During the first week of June 2020 here at Comply Direct we conducted a Sustainable Packaging week in conjunction with World Environment Day on 5 June. Many of our staff took on the challenge of attempting to be more conscious of the packaging waste produced from home, aiming to reduce the amount of waste produced, and searching for more sustainable alternatives to what they usually use day to day.
In the run up to the week we published multiple articles relevant to the topic which explored different areas and highlighted why this is such an important issue in the current climate, for both households and businesses.
- Net Zero Blog highlighting some alternatives to plastic packaging may have unintended more unsustainable consequences
- The Roadmap to sustainable businesses. Ideas and case studies for how businesses can tackle the single-use plastic issue
- Zero Waste Warriors - extreme case scenarios of consumers who have manged to significantly reduce their household waste
- Waste increases due to COVID-19. Highlighting how the current pandemic has impacted waste and recycling
- Inconsistencies, mislabeling and confusion with recycling in the UK. Discussing the issues with the current UK recycling system
- World Environment Day interview with OSO Environmental. An interview with OSO Environmental discussing recycling and the introduction of the plastics tax
Sustainable Packaging Week Blog
Nine of the Comply Direct team share their experiences and findings:
" I think there’s a lot to be done on a consumer level to make much more informed choices about the items we choose to purchase, and how we deal with the waste we produce. Taking part in this challenge opened my eyes to how many alternatives there are available, and how accessible these can be. Although circumstances are more restricted currently due to increased hygiene concerns and measures in place, I still managed to find more sustainable alternative options to what I would normally purchase on a day to day basis.
At the supermarket, I bought only loose fruit and vegetables, as well as buying items in cardboard cartons, jars or tins which can be more easily reused or recycled as opposed to anything packaged in single-use plastic. This also had the added benefit of a week of more healthy eating! However, the amount of food wrapped in unsustainable and excessive packaging was noticeable, and I had to restrict myself on what I could buy and cook for the week to avoid these items.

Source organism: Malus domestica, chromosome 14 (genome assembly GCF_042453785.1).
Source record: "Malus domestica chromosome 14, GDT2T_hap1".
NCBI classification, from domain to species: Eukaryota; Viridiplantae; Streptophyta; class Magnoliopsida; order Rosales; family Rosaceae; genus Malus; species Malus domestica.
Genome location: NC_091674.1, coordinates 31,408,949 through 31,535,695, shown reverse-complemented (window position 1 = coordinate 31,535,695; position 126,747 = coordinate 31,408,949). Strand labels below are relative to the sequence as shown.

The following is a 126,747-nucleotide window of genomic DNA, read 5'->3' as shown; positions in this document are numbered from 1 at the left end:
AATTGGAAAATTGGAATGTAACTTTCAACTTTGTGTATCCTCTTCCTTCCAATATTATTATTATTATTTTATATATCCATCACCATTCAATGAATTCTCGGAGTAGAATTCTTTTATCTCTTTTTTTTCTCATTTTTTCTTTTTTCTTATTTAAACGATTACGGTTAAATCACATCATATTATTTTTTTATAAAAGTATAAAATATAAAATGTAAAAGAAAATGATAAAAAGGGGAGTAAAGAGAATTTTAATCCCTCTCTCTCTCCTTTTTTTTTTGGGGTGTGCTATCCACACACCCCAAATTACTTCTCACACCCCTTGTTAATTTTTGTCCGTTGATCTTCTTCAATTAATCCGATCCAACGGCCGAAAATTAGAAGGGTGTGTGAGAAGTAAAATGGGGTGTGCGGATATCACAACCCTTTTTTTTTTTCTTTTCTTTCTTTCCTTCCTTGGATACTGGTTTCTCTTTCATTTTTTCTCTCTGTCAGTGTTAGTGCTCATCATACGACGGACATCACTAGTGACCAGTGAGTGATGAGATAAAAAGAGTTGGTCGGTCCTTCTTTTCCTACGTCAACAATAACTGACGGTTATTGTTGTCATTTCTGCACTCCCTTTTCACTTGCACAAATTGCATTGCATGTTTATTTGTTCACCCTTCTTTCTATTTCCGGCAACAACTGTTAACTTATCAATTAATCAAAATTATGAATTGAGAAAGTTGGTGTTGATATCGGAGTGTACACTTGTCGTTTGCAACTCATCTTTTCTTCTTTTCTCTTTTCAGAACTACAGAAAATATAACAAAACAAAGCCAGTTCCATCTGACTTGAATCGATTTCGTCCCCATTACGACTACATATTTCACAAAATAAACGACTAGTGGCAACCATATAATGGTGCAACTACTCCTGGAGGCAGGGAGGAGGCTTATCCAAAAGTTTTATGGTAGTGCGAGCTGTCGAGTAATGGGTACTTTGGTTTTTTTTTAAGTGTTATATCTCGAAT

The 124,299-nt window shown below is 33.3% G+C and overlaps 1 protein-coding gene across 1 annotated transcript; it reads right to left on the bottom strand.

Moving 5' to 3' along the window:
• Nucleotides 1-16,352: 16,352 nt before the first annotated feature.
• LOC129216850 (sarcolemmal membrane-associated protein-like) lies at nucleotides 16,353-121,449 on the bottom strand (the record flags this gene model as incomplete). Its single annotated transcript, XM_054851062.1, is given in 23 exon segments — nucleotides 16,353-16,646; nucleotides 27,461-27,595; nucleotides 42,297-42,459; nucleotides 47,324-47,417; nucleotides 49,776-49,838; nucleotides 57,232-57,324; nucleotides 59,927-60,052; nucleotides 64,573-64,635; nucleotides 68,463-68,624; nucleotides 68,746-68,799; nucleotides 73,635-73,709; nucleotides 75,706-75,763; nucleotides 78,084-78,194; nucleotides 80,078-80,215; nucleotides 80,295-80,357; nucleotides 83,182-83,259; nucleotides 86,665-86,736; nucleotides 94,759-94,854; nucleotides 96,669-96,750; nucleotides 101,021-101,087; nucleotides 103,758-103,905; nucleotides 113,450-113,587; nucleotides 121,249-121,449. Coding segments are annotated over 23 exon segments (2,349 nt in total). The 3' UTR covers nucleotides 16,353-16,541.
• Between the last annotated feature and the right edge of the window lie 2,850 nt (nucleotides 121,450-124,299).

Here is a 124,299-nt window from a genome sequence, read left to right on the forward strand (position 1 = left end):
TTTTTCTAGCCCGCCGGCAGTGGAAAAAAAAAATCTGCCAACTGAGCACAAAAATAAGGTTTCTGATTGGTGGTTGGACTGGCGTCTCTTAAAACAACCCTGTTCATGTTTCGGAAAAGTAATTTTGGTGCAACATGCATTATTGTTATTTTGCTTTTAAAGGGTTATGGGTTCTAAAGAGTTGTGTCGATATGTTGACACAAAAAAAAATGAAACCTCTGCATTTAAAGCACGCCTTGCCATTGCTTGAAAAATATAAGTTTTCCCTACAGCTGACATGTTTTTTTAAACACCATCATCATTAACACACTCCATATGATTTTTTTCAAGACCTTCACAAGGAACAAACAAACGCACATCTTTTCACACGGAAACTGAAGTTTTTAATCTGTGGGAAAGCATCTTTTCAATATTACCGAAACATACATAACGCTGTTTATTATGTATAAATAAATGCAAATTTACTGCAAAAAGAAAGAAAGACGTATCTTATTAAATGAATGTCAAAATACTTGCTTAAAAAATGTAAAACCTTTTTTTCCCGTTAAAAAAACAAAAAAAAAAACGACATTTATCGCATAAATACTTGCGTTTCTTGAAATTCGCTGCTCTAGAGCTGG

Under normal circumstances, some takeaways allow customers to take their food in their own containers, however due to hygiene concerns this was less available as an option, so I sought out a takeaway which provided food in more sustainable packaging, supplying the order in a paper bag, 100% compostable paper tub, and a compostable lid.
There was a surprising amount of alternatives for toiletries and cosmetics which help to reduce packaging waste, which can be found easily in high street shops or online. I purchased a shampoo bar and bar of soap eliminating the use of single use plastic bottles, which worked great and smell amazing! I bought a bamboo toothbrush which has the benefits of being more sustainably produced and being fully biodegradable as opposed to plastic toothbrushes. I also bought a reusable makeup pad and some micellar water in an aluminium bottle, the pad can be washed and reused over and over again, and the bottle easily recycled, again this worked great and felt much better for my skin than the single use makeup wipes packaged in plastic wrappers."
"These are some of the things that I tried; very small steps but all worked quite well so I will be maintaining!
I bought bars of soap for the kitchen and bathroom which came in recyclable paper rather than using hand wash from plastic bottles, even though we used refills this still generated a lot of waste plastic. I put a sponge for washing hands and face after meals in the kitchen, this stopped us from using baby wipes/kitchen roll.
My friend bought me reusable face wipes for make-up removal and cleansing some time ago but I had reservations and avoided using them as I thought I’d need to use loads each time/wouldn’t be able to wash them in time etc., but I started to use them and they were really absorbent, easy to wash and dried quickly so I was able to use them almost all week, rather than using cotton wool.
I keep yogurt pots, egg boxes, jars etc. for craft, but having a stock pile, I’d started recycling but asked friends if they needed any and passed quite a few bits on this week.